“If you take an iPad and hold it upright in portrait view and draw an imaginary horizontal line halfway down the screen, the screens on the seven-inch tablets are a bit smaller than the bottom half of the iPad display. This size isn’t sufficient to create great tablet apps in our opinion.
“Well, one could increase the resolution of the display to make up for some of the difference. It is meaningless, unless your tablet also includes sandpaper, so that the user can sand down their fingers to around one quarter of the present size. Apple’s done extensive user-testing on touch interfaces over many years, and we really understand this stuff. There are clear limits of how close you can physically place elements on a touch screen before users cannot reliably tap, flick or pinch them. This is one of the key reasons we think the 10-inch screen size is the minimum size required to create great tablet apps.
“Third, every tablet user is also a smartphone user. No tablet can compete with the mobility of a smartphone, its ease of fitting into your pocket or purse, its unobtrusiveness when used in a crowd. Given that all tablet users will already have a smartphone in their pockets, giving up precious display area to fit a tablet in our pockets is clearly the wrong tradeoff. The seven-inch tablets are tweeners, too big to compete with a smartphone and too small to compete with an iPad.
“Fourth, almost all of these new tablets use Android software, but even Google is telling the tablet manufacturers not to use their current release, Froyo, for tablets, and to wait for a special tablet release next year. What does it mean when your software suppliers says not to use their software in your tablet? And what does it mean when you ignore them and use it anyway?
“Fifth, iPad now has over 35,000 apps on the App Store. This new crop of tablets will have near zero.
“And sixth and last, our potential competitors are having a tough time coming close to iPad’s pricing, even with their far smaller, far less expensive screens. The iPad incorporates everything we have learnt about building high value products from iPhones, iPods and Macs. We create our own A4 chip, our own software, our own battery chemistry, our own enclosure, our own everything. And this results in an incredible product at a great price. The proof of this will be in the pricing of our competitor’s products which will likely offer less for more.
“These are among the reasons we think the current crop of seven-inch tablets are going to be DOA, Dead on Arrival. Their manufacturers will learn the painful lesson that their tablets are too small and increase the size next year, thereby abandoning both customers and developers who jumped on the seven-inch bandwagon with an orphan product. Sounds like lots of fun ahead.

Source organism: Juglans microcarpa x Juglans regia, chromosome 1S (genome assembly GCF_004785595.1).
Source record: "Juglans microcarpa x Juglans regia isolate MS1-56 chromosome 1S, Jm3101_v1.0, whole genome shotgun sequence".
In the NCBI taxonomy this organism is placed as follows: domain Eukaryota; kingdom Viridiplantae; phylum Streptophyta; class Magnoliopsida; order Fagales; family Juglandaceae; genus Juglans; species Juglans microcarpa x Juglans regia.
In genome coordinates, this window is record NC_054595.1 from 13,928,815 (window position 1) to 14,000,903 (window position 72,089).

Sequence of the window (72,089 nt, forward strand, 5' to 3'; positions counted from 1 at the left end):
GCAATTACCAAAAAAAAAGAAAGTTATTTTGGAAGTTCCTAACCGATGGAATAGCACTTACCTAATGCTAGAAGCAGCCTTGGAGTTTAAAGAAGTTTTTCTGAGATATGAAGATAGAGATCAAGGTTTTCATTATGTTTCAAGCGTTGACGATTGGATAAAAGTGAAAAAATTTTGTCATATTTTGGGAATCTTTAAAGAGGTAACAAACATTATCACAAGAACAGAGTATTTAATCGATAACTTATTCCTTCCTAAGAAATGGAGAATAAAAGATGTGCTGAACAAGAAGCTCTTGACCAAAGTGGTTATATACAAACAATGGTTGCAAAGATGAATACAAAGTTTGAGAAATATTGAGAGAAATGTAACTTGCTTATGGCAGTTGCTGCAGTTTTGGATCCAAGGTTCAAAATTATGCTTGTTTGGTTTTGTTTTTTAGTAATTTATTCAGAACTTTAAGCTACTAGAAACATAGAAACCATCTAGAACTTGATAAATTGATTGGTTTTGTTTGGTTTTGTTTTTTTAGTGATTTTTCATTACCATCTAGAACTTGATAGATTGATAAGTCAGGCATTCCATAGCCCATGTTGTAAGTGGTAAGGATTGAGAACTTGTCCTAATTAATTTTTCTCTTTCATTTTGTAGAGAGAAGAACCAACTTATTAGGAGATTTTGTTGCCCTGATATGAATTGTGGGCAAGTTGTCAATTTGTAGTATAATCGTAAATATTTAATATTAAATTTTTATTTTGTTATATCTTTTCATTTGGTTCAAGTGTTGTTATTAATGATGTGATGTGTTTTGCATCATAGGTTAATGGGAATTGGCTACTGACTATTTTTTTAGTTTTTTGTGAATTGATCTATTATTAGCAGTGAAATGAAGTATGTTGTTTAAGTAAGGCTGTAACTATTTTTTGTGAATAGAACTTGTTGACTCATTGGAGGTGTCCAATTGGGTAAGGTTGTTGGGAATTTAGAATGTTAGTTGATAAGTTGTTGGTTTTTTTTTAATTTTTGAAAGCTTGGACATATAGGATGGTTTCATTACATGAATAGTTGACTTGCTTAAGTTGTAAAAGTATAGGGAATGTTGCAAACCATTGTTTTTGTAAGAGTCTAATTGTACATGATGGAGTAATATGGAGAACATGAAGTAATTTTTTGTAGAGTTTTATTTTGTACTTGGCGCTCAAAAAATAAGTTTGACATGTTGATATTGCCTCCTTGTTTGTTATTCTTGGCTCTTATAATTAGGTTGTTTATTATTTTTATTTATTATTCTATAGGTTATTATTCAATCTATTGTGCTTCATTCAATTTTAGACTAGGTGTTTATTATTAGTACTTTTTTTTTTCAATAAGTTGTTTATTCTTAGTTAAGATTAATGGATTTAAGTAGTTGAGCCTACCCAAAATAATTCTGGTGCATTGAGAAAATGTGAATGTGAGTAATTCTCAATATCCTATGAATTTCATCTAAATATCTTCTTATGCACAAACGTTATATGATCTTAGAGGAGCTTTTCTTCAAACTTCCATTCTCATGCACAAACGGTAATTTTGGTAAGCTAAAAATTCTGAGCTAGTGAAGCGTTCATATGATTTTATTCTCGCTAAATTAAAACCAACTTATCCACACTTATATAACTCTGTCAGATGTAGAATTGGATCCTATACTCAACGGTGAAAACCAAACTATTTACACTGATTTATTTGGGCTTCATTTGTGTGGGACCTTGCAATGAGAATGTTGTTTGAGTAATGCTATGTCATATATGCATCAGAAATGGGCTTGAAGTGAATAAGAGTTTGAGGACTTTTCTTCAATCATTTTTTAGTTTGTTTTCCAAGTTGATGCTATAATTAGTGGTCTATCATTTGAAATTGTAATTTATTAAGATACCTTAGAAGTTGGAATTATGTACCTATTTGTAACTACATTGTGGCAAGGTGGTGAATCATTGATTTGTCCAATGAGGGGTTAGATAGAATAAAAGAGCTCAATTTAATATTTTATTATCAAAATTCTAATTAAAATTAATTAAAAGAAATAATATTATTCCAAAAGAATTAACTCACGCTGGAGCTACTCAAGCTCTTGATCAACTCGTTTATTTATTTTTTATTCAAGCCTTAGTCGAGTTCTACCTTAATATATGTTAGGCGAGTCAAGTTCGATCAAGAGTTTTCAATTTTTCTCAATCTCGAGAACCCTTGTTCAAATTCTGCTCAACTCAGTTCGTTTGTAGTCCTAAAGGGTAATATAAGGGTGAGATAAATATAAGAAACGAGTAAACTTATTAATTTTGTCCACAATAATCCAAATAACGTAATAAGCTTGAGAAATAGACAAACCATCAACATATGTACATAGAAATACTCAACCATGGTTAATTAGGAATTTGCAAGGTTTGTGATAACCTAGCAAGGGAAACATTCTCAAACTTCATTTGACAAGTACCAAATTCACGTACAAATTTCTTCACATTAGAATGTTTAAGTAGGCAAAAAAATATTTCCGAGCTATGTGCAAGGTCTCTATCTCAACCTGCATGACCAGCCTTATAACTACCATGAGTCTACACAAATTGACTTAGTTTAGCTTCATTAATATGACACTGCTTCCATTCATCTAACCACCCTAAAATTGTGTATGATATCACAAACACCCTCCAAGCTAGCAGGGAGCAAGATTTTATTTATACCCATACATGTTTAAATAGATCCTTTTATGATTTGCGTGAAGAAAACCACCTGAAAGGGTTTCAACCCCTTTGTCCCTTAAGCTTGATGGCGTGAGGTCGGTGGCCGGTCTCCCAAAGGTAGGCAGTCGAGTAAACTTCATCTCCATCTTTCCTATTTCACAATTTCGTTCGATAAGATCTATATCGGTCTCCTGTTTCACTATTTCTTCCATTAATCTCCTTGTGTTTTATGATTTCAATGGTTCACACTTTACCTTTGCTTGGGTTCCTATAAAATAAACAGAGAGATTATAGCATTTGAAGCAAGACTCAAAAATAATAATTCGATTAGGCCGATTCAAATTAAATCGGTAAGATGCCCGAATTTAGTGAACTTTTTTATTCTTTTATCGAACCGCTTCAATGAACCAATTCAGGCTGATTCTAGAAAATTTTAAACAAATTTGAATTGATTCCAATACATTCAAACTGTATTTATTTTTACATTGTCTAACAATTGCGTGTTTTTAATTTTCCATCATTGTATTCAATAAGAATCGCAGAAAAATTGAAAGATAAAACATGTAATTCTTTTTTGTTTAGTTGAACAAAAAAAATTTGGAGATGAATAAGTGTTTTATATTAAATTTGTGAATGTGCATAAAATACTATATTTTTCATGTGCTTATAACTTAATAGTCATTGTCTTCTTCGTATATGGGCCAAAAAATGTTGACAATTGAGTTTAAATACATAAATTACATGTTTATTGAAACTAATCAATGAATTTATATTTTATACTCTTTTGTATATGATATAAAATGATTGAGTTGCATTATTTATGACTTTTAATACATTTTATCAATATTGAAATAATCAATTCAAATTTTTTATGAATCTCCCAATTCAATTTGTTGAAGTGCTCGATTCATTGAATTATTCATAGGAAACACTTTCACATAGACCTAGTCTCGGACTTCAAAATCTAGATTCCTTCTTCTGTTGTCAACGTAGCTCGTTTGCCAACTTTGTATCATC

Okay, ignoring the fact that Samsung make Apple’s A4 chips for you and are likely to be the leading Android tablet manufacturer, Steve is actually predicting that all Android tablets will fail. He has perhaps missed the point that the majority of what PCs use the Web for doesn’t require more than a browser. Android’s browser also supports Flash. Mr Jobs also ignores the fact that plenty of 10″ tablets are on the way should his extensive knowledge regarding touch-screens prove correct (hard to not laugh at his comments considering an iPhone is significantly smaller than a 7″ tablet!). Personally I would never carry a 10″ iPad around and would much prefer something like Samsung’s Galaxy Tab. Steve Jobs also continues to mislead anyone that will listen to him, calling Android 3 a ‘special’ tablet release. No Steve, that’s the version of Android you should REALLY be afraid of as it addresses every petty point you’ve made about Android to date.
In summary my feeling is that Steve Jobs is like a politician, spinning for all his worth to try and create public support for him/his products. This smacks of desperation, which is bizarre considering how well his company is doing. Perhaps he is having sleepless nights over what happened to him and Apple before thanks to Microsoft. If that were the case, you would think he would change his course and allow some selected manufacturers to build handsets to his specifications … and support Flash. Steve must be worried about the momentum Android is carrying at the moment, but appears to have no answer for it apart from to whine about how fragmented it is.
I sense the tide turning here, and I keep thinking about going short on Apple’s stock just to make a point. However I suspect there is still plenty of growth left for Apple who continue to expand geographically.